Typically, refinance transactions are done to reduce interest rates, to cash out any available home equity, or to shorten the length of the mortgage term. Fortunately, FHA mortgages provide provisions making each of these goals reachable. One function of refinancing could be to acquire funds by cashing out a portion of the home’s equity. 

FHA will allow for an 85% cash-out refinance without the inclusion of additional penalties. In addition, this refinance method allows lenders to manually underwrite the loan, giving borrowers more flexibility. For those with poor credit, borrowers may counterbalance this issue with a higher income or larger assets, consequently avoiding added penalties to interest rates. 

Furthermore, refinancing into an FHA loan provides additional security as the loan is insured by the federal government in the event of a default.

Refinancing from FHA to Conventional

To determine whether refinancing is optimal, borrowers should make a rough estimate of their property value and owned equity. Borrowers who own less than 20 percent of the equity of their homes should consider waiting, as conventional loans require private mortgage insurance payments for those with more than 80% LTV. 

However, borrowers with no choice but refinancing may still consider refinancing into a conventional mortgage, as FHA mortgage insurance requires a minimum of five years, while conventional mortgage insurance can be eliminated after only two years of on-time payments and a loan-to-value ratio of less than or equal to 78%.

Borrowers with homes that have decreased in value should consider an FHA Streamline Refinance rather than refinancing to a conventional mortgage.

FHA vs. Conventional Refinance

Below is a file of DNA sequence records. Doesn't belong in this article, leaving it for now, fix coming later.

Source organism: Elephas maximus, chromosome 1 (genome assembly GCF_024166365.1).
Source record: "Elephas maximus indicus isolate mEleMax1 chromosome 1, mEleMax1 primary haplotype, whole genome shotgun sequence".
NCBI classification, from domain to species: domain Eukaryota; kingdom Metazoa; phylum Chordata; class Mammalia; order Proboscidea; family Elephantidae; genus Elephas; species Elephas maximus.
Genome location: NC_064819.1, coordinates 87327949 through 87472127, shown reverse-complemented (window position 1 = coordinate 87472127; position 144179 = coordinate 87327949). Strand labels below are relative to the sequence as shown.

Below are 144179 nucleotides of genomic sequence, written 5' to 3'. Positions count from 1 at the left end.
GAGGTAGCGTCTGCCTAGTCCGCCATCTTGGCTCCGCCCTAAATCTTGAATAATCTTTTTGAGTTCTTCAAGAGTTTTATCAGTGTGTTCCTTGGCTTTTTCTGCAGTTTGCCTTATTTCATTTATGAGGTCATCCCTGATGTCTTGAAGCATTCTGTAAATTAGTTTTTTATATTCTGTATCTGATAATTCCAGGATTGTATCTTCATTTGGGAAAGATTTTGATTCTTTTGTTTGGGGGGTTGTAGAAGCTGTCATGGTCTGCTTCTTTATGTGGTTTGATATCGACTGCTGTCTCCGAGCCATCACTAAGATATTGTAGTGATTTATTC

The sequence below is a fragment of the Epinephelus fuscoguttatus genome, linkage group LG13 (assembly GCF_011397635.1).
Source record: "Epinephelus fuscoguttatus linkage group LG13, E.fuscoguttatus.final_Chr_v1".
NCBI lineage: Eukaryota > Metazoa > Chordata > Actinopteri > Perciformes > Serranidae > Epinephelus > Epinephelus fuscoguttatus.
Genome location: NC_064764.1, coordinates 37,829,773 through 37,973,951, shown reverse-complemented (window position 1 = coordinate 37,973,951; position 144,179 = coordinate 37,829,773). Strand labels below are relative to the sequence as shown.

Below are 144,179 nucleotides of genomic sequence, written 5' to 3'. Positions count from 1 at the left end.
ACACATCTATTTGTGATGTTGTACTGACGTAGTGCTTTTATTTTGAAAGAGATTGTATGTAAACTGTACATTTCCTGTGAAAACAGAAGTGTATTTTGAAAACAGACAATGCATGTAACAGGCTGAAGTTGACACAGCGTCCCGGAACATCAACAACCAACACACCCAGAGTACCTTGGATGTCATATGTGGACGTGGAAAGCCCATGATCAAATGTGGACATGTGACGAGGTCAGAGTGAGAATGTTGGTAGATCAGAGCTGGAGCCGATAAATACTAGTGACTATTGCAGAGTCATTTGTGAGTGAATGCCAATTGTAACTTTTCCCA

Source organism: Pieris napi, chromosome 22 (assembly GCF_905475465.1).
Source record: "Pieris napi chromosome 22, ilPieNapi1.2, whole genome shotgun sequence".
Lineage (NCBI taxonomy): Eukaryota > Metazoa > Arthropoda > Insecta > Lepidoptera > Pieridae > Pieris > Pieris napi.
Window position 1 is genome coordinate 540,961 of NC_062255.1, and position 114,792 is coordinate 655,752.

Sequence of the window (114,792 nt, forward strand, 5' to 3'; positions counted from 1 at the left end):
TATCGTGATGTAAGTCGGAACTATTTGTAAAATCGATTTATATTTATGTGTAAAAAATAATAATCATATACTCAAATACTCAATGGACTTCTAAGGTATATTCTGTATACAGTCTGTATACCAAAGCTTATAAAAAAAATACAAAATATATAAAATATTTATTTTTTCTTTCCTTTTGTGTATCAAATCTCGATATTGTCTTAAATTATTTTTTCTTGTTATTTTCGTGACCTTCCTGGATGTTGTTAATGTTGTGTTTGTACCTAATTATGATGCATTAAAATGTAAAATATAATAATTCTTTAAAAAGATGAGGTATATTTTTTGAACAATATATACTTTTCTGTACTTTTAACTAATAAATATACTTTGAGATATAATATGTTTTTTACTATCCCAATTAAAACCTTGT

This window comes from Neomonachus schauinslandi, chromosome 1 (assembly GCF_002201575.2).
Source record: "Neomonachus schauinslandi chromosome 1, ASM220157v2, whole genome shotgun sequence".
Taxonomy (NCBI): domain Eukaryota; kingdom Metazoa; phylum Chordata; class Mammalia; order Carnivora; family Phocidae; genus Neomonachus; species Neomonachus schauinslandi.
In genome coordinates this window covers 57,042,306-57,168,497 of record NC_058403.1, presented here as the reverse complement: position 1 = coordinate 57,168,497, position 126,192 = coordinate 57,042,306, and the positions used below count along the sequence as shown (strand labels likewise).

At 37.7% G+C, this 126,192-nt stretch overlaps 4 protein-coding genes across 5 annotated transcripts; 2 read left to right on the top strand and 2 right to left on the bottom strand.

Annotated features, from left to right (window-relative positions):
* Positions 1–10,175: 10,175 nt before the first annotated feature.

To determine which refinance best fits your financial needs, you will need to evaluate the costs of the refinance against the potential benefits. Discuss your situation with a lender and find out the time it will take before the refinance pays for itself. Also, homeowners should consider how much longer they will remain in the home; if the owners choose to move before the refinance repays itself, they will have taken a loss on the refinance.

Furthermore, borrowers should assess the economic climate to estimate the future of home prices and mortgage rates. Due to FHA loans being assumable, borrowers who sell their homes may find an FHA refinance to be advantageous and more attractive to prospective buyers if mortgage rates increase.

Conventional Refinancing through HARP 2.0

Another refinance option available to some conventional loan borrowers is the Home Affordable Refinance Program (HARP). The current version, HARP 2.0, provides a helpful refinance option to underwater borrowers who were most affected by the housing market crisis of the late 2000’s, assisting those who would not otherwise be able to refinance as a result of declining U.S. home prices.

HARP 2.0 Benefits for Conventional Loans

With the improvements of the second version, HARP has much to offer underwater borrowers. Most impressively, HARP 2.0 allows borrowers to refinance regardless of LTV ratios on their property. In other words, borrowers with an LTV ratio of 125% or more may still qualify to refinance and secure lower interest rates, though the initial loan exceeds the current property value by 25% or potentially more.

For more information on HARP 2.0, visit Lender411's in-depth article on HARP 2.0 Eligibility & Qualifications.

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About The Author:
Liz Clinger
Liz Clinger has multiple years of experience in the mortgage and real estate industries as an internet marketing professional... more